(RNS) — Gayle Kirshenbaum planned to spend Election Day calling potential voters in Michigan and Pennsylvania and urging them to vote. Instead she woke up to a disturbing text from her brother telling her the Ahavas Israel Cemetery where her grandparents and great-grandparents are buried had been desecrated by vandals who spray-painted T-R-U-M-P and MAGA (President Donald Trump’s campaign slogan, “Make America Great Again”) in red paint on headstones.
The apparent anti-Semitic attack was discovered hours before Trump arrived in Grand Rapids on Monday (Nov. 2) to stage a final rally of his campaign. It shook the Jewish community, which just last year saw the city’s Reform synagogue also vandalized. An extremist group had hoisted neo-Nazi posters, including one that read “A crusade against Semite led subhumans.”
Michigan was a swing state heading into the presidential election and the Michigan Jewish Democratic Caucus quickly issued a statement: “Make no mistake, this heinous act was committed on the eve of the 2020 election to send an intimidating message to the president’s opponents, and particularly, Jewish voters.”
The Anti-Defamation League said it was appalled by the desecration and will press for an investigation.
Last month, six men from Michigan were charged in federal court with conspiring to kidnap Michigan Gov. Gretchen Whitmer. Earlier this year, the president tweeted “LIBERATE MICHIGAN!” after Whitmer imposed some statewide coronavirus pandemic restrictions.
Kirshenbaum, who now lives in Brooklyn, where she works as a freelance writer and editor, grew up in the town of Benton Harbor, about 80 miles south of Grand Rapids. She visited her grandparents frequently. The couple, whose names the family wanted to keep private, belonged to Ahavas Israel, a Conservative synagogue. Her grandfather ran a service station in town and was active in his congregation’s burial society, or Chevra Kadisha. He helped care for the cemetery grounds before he died in 1980.
The couple’s headstones, along with those of other relatives, may not have been the ones desecrated because most of them lie flat on the ground. Photos show the vandals picked the upright headstones for maximum visibility.
Anti-Semitism has surged in the U.S. in the last four years, much of it animated by white nationalism. A poll earlier this year found nearly two-thirds of U.S. Jews (63%) believe they are less safe than they were a decade ago. Half are worried that a person wearing a yarmulke, religious skullcap or other public display of Judaism will be physically assaulted (47%) or verbally harassed (50%) “on the street or in a public place,” according to the survey sponsored by the Anti-Defamation League.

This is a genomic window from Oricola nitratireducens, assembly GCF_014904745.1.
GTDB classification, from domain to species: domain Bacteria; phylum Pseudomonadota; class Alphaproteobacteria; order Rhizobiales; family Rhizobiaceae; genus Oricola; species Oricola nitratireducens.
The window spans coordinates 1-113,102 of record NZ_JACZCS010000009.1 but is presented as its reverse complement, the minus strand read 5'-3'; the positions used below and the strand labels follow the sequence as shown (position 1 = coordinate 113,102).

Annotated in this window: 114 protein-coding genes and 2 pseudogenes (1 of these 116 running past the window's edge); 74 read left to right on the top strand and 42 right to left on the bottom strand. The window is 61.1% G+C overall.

Kirshenbaum, who has already voted for Joe Biden, said the desecration was another example of the hate Trump and many of his supporters direct toward “anyone who isn’t white and Christian.”
“This is a moment where Trump’s hate touched my family and this Grand Rapids Jewish community,” she said.
Kirshenbaum’s great-grandparents immigrated to the U.S. from the Pale of Settlement, the region that encompasses western Russia, Belarus, Lithuania, Moldova, much of Ukraine, and parts of eastern Poland, where Jews lived. Just last year on a trip to Michigan to visit her parents, Kirshenbaum visited the Grand Rapids cemetery alongside her 18-year-old child, Aaron.
“It was a beautiful winter day and we walked from gravestone to gravestone of our family members. We cleared the snow out of the way and showed Aaron where his great-grandparents and great-great-grandparents lay,” she said.
Kirshenbaum said she went ahead with the phone-banking Tuesday afternoon, hoping her work to get people to the polls might honor the legacy of her grandparents and great-grandparents.
“I refuse to feel that sacred space has been violated,” she said. “It just can’t be altered. It’s a space that’s full of love.”